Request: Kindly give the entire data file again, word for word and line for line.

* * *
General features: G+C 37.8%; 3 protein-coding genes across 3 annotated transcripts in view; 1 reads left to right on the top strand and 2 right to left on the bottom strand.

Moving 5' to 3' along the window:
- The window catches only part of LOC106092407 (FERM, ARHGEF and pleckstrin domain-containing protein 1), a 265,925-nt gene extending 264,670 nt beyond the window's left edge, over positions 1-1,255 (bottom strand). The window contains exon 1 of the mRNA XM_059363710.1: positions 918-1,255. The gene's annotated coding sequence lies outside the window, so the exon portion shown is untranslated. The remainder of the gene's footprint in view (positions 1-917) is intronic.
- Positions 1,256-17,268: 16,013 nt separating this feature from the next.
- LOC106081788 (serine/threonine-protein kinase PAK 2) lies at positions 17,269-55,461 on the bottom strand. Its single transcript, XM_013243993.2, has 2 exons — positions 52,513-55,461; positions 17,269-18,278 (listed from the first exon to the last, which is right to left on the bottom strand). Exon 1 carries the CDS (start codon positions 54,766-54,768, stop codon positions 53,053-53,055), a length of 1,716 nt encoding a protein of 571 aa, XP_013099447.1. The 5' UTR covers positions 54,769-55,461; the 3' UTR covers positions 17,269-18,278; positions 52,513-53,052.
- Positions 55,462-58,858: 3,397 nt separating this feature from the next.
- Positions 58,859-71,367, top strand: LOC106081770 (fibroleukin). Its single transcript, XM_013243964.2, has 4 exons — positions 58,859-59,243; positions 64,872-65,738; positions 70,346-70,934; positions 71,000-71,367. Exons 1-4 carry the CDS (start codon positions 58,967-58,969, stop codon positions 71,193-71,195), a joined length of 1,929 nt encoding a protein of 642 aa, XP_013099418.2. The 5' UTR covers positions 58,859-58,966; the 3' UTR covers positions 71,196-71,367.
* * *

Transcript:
General features: G+C 37.8%; 3 protein-coding genes across 3 annotated transcripts in view; 1 reads left to right on the top strand and 2 right to left on the bottom strand.

Moving 5' to 3' along the window:
- The window catches only part of LOC106092407 (FERM, ARHGEF and pleckstrin domain-containing protein 1), a 265,925-nt gene extending 264,670 nt beyond the window's left edge, over positions 1-1,255 (bottom strand). The window contains exon 1 of the mRNA XM_059363710.1: positions 918-1,255. The gene's annotated coding sequence lies outside the window, so the exon portion shown is untranslated. The remainder of the gene's footprint in view (positions 1-917) is intronic.
- Positions 1,256-17,268: 16,013 nt separating this feature from the next.
- LOC106081788 (serine/threonine-protein kinase PAK 2) lies at positions 17,269-55,461 on the bottom strand. Its single transcript, XM_013243993.2, has 2 exons — positions 52,513-55,461; positions 17,269-18,278 (listed from the first exon to the last, which is right to left on the bottom strand). Exon 1 carries the CDS (start codon positions 54,766-54,768, stop codon positions 53,053-53,055), a length of 1,716 nt encoding a protein of 571 aa, XP_013099447.1. The 5' UTR covers positions 54,769-55,461; the 3' UTR covers positions 17,269-18,278; positions 52,513-53,052.
- Positions 55,462-58,858: 3,397 nt separating this feature from the next.
- Positions 58,859-71,367, top strand: LOC106081770 (fibroleukin). Its single transcript, XM_013243964.2, has 4 exons — positions 58,859-59,243; positions 64,872-65,738; positions 70,346-70,934; positions 71,000-71,367. Exons 1-4 carry the CDS (start codon positions 58,967-58,969, stop codon positions 71,193-71,195), a joined length of 1,929 nt encoding a protein of 642 aa, XP_013099418.2. The 5' UTR covers positions 58,859-58,966; the 3' UTR covers positions 71,196-71,367.